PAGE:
Obscure Movie Reviews, Part 2 of ?: Diggstown

So I dug up an oldie but I thought maybe goodie over the weekend. It had probably been well over 20 years since I had last seen it, but while digging through some internet databases of sports movies throughout history, this one popped up. I had a vague recollection of liking it, but I had to watch it again to make sure that two decades of moderate to heavy drinking didn’t cloud my memory. 

The Movie:  Diggstown

The Sport: Boxing

The Oversimplified Plot: Washed up boxer takes on a town’s toughest ten dudes back to back as part of a con. 

Key Cast Members: James Woods, Lou Gossett Jr. Oliver Platt, Bruce Dern

Rating: 5/10

The Good: First off, the cast is great. Gossett kind of gets whatever the recollective equivalent is of typecast. Show of hands, who thinks of anything other than Iron Eagle when his name comes up? Exactly. When it comes to Woods, people tend to get justifiably distracted by the fact that he is sexual predator of children, but he’s had some solid roles, and apparently “career scumbag grifter” falls right into his wheelhouse. Who’da thunk? Dern and Platt’s careers speak for themselves. 

In terms of the action, the boxing is decent – way better than all of the Rocky movies to be honest, at the risk of being accused of blasphemy. A few of the bit part guys brought in were former professional boxers Rockey Pepeli and Tex Cobb. Fun fact. Relatively unknown at the time, Jim Caviezel played one of Gossett’s opponents. 

The Bad: As decent as the boxing is, fight movies follow a tried and true, and ultimately frustrating script, of the good guy taking a savage beating only to miraculously recover and triumph at the end. One of the things that actually made the first Rocky so great is that he lost to Apollo Creed, a major deviation from Cinderella stories throughout time. Diggstown is no different. In about half of the fights Gossett’s “Honey” Ray Palmer has in the movie, he’s on the verge of getting brutally knocked out before pulling a rabbit out of his hat and getting the win. We know it’s going to happen. For the movie to even exist it HAS to happen. But still.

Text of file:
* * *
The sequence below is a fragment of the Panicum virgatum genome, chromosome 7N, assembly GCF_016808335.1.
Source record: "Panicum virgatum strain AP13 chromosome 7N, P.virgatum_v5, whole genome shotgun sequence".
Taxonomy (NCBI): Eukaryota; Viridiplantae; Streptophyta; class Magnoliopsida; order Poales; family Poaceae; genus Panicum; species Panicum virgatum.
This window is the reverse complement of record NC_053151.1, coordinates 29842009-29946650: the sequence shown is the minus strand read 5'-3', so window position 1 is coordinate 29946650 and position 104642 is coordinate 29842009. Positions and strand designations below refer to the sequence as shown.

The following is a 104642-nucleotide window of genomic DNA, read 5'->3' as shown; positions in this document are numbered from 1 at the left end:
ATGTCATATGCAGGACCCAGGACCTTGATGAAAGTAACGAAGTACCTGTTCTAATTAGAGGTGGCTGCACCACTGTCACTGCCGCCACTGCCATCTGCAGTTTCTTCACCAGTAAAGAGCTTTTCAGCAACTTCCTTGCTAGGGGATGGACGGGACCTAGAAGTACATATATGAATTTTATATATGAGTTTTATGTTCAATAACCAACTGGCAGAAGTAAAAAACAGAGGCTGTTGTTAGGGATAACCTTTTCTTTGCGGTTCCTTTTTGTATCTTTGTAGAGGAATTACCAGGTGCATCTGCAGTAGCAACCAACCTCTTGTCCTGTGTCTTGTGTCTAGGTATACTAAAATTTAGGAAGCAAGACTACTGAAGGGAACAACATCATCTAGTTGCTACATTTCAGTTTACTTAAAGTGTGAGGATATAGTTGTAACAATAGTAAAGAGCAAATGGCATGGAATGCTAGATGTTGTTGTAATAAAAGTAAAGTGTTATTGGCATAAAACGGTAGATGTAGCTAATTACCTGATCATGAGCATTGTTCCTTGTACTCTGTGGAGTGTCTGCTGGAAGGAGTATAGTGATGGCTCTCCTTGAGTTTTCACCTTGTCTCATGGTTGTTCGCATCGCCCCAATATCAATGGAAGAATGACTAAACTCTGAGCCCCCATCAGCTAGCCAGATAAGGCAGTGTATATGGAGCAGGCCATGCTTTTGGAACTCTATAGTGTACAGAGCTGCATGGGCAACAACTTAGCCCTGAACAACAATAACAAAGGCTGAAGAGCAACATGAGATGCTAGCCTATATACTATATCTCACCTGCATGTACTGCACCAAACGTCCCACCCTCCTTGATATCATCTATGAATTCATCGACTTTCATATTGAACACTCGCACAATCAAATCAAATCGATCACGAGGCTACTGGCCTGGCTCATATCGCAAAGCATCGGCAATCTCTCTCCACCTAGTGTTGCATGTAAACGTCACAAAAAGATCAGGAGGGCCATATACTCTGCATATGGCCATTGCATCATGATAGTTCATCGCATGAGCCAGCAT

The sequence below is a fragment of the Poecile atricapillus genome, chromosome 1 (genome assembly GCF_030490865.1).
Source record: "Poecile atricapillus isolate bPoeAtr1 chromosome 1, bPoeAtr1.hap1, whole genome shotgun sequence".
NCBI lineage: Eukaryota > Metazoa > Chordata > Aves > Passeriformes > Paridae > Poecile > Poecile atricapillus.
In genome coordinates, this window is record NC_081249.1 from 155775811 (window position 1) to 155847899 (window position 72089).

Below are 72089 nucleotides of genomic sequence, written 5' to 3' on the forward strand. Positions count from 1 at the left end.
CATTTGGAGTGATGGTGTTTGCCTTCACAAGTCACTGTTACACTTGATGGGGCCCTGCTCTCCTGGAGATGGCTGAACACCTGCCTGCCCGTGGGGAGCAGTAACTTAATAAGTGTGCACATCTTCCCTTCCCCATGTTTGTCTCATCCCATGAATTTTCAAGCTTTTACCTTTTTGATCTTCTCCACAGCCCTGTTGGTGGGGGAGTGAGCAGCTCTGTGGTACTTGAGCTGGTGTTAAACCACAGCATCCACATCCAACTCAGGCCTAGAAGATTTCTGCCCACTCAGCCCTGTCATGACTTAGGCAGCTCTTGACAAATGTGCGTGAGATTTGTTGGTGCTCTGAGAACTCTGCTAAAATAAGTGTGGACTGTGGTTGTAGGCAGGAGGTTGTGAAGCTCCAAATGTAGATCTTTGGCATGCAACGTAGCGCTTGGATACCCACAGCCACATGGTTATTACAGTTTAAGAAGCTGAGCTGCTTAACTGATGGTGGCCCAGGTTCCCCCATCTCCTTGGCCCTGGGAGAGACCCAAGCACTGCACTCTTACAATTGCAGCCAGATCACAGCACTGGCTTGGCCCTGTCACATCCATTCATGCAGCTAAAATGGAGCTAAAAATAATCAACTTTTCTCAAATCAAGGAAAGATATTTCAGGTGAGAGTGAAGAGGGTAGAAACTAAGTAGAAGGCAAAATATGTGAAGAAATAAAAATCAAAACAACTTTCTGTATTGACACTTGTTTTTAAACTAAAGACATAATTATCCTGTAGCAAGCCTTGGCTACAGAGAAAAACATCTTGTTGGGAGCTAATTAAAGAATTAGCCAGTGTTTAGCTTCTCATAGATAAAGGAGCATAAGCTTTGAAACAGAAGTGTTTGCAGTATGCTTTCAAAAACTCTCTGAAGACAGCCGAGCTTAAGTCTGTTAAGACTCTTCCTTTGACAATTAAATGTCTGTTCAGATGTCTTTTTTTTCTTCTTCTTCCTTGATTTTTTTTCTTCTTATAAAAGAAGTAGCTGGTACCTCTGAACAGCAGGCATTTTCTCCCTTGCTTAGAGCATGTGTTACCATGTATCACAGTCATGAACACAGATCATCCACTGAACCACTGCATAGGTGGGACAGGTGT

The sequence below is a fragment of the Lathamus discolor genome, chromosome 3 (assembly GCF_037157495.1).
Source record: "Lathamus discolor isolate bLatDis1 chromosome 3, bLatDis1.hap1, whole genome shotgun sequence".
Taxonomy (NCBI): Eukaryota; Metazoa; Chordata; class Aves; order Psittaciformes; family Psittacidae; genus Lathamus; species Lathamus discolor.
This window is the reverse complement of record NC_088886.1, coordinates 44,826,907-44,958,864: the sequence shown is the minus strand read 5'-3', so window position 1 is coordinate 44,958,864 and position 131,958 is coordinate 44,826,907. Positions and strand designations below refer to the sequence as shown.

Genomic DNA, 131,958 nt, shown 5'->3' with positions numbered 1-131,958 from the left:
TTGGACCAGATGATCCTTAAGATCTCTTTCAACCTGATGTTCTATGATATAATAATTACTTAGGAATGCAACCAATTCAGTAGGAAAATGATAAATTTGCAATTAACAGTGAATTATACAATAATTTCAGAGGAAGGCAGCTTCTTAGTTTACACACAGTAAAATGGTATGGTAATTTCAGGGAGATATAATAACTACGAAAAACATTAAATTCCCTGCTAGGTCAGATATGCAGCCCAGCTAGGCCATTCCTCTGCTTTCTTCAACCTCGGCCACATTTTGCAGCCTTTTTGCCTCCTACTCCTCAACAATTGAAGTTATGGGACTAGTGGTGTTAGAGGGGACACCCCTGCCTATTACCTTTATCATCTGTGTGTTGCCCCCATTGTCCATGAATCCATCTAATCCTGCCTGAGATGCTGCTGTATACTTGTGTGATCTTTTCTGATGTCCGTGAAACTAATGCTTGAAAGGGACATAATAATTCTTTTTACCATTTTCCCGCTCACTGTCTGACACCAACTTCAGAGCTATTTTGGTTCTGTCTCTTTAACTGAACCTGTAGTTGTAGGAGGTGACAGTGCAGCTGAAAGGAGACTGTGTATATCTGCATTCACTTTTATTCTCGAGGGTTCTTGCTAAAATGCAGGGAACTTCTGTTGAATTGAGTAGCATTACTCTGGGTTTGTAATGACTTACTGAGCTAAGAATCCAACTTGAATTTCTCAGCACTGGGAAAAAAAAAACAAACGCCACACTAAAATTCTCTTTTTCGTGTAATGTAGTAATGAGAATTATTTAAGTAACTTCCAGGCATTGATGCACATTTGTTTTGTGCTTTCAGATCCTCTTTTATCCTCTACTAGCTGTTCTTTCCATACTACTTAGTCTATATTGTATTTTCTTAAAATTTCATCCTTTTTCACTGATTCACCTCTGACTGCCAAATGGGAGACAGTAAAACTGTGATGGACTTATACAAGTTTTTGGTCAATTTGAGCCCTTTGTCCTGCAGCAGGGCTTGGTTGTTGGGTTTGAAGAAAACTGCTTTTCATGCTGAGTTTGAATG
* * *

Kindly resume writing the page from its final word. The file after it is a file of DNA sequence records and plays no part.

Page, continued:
The script also leaves a ton to be desired. It’s not awful, but for a movie in which comedy is evidently supposed to be a not insignificant part of the appeal, it really falls flat. There’s one hilarious scene where Woods tries to motivate Gossett by telling him all the things his opponent does that are better than him, and follows it up with “but you’re black.” Rereading that sentence now, maybe it wasn’t that hilarous after all. 

Should You Watch It: Eh. One may understand why 41-year-old me doesn’t get the same enjoyment out of a movie that 18-year-old me got, but I’m embarrassingly no more mature now than I was then. Today, I’d gladly recommend a few other sports movies that will provide a greater enjoyment return on your time investment. But on the flip side, I won’t judge you too harshly if you tell me you watched it and enjoyed it. 

This is the point in the article where I Google the movie and see if I missed anything worth talking about. Apparently, Diggstown only grossed $4 million plus at the box office – about 25% of what it cost to make the movie. So take that for what it’s worth. I was also reminded in my Googling that I neglected to mention Heather Graham was in the movie. And, uh, yeah, she’s quite hot… but I feel like if you really wanted the Heather Graham hotness experience you’d watch Boogie Nights or something – not for a small role in a mediocre boxing semi-comedy. 

Have you seen it? Let us know what you think about it @thestainsports on Twitter. 



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